Shopify’s growth rate is not enough to justify buying shares now

<p>Shopify (NYSE: SHOP) has increased by over 90% so far in 2020. It is an incredible, market performance. In fact, it has increased by over 253% in the last year. But this success is too much, too fast. The Shopify share looks overvalued here.

Source: Beyond The Scene /

To be fair, Shopify posted first-quarter earnings of 19 cents per share that analysts did not expect. In addition, revenues increased much higher than expected. Barron called this development a “surprise.”

In addition, Barron’s reported last week that Canaccord Genuity analyst David Hynes believes the Shopify stock is in an “unsustainable extreme.”

To justify his argument, he points out that with Shopify’s existing valuation of $ 83 billion, revenue would need to reach $ 4.5 billion by the end of 2022. That would give the stock a little less than a 20-fold revenue valuation.

But the problem is that revenue, although 47% higher than the year before, was only $ 470 million in the first quarter. This is an annual driving rate of $ 1.88 billion. And if you add a 15% increase for the fourth quarter, it’s an annual interest rate of almost $ 2 billion.

So the price and sales ratio for 2020 is now 41 times ($ 83 billion divided by $ 2 billion). To reach a 20 times higher price / sales ratio, revenue must grow 212% over three years to $ 4.15 billion. This means an annual growth ratio of 28.6%. It is a very high growth rate to assume for three years.

Is a higher growth rate possible?

Yes, the company could maintain such growth rates for the next three years. For example, the last quarter saw sales growth of approximately 9.5% over the past 12 months. And this has occurred in recent quarters, suggesting an annual growth rate of 43.5%.

In addition, Shopify reported that its underlying gross values ​​(GMV) increased by 46% compared to the same period last year. This is very important because GMV is the basis for how Shopify generates revenue.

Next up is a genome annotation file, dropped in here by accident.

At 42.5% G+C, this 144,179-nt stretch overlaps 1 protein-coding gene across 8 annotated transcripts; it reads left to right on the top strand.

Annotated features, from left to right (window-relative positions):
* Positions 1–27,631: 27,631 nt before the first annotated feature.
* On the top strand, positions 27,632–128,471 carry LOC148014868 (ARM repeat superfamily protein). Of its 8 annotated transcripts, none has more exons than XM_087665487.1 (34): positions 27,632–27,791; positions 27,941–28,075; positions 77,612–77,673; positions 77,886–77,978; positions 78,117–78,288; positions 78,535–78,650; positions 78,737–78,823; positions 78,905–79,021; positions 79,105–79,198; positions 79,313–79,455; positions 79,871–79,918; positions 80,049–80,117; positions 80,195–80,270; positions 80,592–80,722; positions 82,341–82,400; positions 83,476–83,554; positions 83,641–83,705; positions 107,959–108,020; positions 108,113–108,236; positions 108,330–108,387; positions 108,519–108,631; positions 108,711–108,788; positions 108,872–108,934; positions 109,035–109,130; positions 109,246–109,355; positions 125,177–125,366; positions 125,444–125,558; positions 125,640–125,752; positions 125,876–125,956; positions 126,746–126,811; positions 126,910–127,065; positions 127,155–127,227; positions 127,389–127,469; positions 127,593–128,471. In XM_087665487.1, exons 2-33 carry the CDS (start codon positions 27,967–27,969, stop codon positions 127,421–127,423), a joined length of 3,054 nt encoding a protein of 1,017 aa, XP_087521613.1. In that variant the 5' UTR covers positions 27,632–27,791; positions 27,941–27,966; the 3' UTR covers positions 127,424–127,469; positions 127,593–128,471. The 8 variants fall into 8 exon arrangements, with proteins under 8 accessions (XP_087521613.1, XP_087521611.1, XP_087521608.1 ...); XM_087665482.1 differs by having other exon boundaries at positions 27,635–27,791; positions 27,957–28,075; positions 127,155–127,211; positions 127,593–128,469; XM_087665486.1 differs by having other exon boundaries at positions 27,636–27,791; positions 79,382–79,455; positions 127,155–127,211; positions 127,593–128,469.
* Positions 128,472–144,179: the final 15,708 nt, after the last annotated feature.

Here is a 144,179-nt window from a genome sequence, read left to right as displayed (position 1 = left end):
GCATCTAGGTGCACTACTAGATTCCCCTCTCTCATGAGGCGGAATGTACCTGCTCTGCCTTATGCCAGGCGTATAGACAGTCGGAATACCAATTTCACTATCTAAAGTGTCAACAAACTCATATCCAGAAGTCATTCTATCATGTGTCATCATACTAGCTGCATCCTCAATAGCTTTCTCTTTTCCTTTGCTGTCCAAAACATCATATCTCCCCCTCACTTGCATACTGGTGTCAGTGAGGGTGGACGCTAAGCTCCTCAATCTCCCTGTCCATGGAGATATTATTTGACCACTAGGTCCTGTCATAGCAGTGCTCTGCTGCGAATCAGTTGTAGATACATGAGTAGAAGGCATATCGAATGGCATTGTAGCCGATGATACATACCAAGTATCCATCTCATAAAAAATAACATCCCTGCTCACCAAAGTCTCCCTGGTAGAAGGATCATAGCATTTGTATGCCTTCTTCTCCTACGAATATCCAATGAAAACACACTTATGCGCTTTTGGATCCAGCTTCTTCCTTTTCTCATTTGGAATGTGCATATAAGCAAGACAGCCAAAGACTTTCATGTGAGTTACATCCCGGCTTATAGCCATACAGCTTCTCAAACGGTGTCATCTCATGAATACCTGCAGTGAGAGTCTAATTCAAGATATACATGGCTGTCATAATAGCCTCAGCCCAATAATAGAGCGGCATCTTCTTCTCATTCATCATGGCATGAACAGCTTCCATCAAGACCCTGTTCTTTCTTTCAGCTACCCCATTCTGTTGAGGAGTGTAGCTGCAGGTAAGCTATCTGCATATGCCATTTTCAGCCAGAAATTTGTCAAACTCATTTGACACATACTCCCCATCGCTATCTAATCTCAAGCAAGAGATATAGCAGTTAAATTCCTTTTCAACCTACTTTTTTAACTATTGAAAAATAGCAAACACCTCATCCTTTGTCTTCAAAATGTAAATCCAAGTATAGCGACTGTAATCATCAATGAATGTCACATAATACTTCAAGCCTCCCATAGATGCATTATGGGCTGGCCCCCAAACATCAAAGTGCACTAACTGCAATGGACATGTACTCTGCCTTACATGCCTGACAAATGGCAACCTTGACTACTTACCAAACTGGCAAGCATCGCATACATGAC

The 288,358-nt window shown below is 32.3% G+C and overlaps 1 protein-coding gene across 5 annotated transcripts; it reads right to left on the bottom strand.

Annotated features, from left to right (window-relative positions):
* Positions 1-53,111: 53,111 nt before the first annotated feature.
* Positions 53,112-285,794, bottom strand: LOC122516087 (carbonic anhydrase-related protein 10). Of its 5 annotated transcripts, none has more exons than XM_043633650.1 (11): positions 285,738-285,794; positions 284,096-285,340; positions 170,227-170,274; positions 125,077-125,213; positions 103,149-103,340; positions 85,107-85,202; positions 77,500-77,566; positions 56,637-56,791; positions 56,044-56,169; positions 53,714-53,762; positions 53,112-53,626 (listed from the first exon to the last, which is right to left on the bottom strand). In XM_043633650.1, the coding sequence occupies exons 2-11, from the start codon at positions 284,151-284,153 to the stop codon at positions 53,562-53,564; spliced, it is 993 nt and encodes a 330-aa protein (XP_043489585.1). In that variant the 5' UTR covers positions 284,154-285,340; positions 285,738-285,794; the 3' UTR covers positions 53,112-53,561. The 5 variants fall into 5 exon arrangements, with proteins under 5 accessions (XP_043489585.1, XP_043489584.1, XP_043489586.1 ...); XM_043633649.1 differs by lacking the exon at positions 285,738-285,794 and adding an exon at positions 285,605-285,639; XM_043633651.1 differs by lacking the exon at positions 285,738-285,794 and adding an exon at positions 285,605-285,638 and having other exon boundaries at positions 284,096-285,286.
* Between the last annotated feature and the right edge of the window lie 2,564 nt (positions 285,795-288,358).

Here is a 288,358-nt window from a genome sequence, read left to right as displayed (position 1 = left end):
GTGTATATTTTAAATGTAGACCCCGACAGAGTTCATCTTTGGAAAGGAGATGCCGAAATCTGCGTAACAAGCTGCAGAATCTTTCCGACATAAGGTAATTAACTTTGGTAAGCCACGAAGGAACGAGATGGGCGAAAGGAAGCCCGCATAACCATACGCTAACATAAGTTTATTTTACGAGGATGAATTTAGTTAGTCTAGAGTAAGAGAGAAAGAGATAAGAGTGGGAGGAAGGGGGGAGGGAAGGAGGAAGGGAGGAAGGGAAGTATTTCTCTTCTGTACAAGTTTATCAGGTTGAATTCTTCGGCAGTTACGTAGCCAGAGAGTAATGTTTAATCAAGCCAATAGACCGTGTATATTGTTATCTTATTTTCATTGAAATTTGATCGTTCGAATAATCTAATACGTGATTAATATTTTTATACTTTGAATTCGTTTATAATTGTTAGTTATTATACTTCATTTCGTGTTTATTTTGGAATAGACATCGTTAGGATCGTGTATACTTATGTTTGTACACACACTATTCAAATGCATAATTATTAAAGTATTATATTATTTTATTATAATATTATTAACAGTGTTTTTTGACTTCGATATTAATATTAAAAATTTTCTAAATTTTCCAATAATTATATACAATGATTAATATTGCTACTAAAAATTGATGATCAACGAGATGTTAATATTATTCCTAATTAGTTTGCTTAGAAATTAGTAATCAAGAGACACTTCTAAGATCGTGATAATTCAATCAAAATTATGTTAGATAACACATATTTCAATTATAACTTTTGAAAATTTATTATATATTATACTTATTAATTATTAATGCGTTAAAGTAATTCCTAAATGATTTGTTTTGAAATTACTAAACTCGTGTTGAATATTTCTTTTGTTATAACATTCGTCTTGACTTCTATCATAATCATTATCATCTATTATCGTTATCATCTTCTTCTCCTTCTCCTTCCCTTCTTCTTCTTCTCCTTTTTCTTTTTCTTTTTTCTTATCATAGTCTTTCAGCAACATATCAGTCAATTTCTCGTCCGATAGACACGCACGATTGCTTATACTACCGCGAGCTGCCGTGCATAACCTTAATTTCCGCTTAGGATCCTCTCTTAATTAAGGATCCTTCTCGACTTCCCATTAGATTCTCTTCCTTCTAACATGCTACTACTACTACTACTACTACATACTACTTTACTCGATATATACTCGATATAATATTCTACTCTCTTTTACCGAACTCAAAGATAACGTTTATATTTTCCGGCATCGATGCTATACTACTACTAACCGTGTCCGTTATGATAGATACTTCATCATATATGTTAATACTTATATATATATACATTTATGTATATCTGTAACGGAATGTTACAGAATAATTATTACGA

Here’s how it works: GMV is the value of goods and services purchased on Shopify’s platforms. Shopify receives a “tariff” or commission on GMV, which varies depending on the type of plan the seller has on its Shopify website. Take rate then generates revenue for Shopify.

So as GMV grows – through new third-party sellers and overall increased volume – net revenue at Shopify grows. The conclusion is that GMV growth looks very strong. It could possibly maintain an annual growth rate of 28-40% over the next three years.

Here’s a reason why I think GMV could maintain an annual growth rate of 28-40% for several years. Last quarter, Shopify reported that its GMV exchange rate for the whole of 2019 was $ 61.1 billion. If you annual Q1 GMV of $ 17.4 billion, the LTM driving speed of GMV is $ 69.6 billion. This corresponds to a growth rate of 13.9% in LTM GMV during Q1 compared to Q4. So a quarterly growth rate of 13.9%, even if not compounded, is 55.6%.

This shows me that the historical growth in GMV, and thus revenue, can easily average over 40% over the next three years.

Is the Shopify share worth its income several times?

I have shown that revenue on Shopify can easily double within the next three years. But does that mean that the Shopify share should be worth 42 times the revenue now?

This means that the valuation multiple will be 20 times the revenue at the end of 2023. The problem with this valuation is PayPal (NASDAQ: PYPL), another GMV-type company, which is worth only 9.3 times its LTM revenue. Its market value is $ 170 billion and LTM revenue was $ 18.26 billion. Amazon (NASDAQ: AMZN) also trades for only four times LTM revenue.

So the market can overestimate the high growth rate. Even the Cannacord analyst mentioned above said that a premium valuation 18 months ago would be 12 times revenue, not 20 times.

So even though I have no problem with the implied growth rate for today’s Shopify valuation, I think the multiple added to that growth rate is probably too high. In short, the stock is priced for perfection.

The latest capital increase confirms the premium valuation

One day after Shopify’s earnings report on May 6, the company announced that it would raise equity. This was not mentioned in the previous report.

The next day, Shopify had raised nearly $ 1.3 billion to $ 700 a share. Now Shopify had just reported a profit and also showed that it had $ 2.36 billion in cash on hand. In addition, this was only $ 100 million lower than cash at the end of the fourth quarter of 2019.

So what is happening? Shopify is very smart. You always collect cash when your shares have a premium valuation. You do the opposite – buy back shares – when it is below its fair value.

This is probably the best proof that Shopify is probably too high in terms of its valuation. The management knew this and decided to take advantage of it by raising unnecessary equity.

Therefore, I would wait for another, more appropriate time to buy Shopify shares. Even if it experiences solid growth rates, the multiple of that growth in its current valuation is too high.

At the time of writing, Mark Hake, CFA holds no position in any of the above securities. Mark Hake runs the Total Yield Value Guide, which you can review here.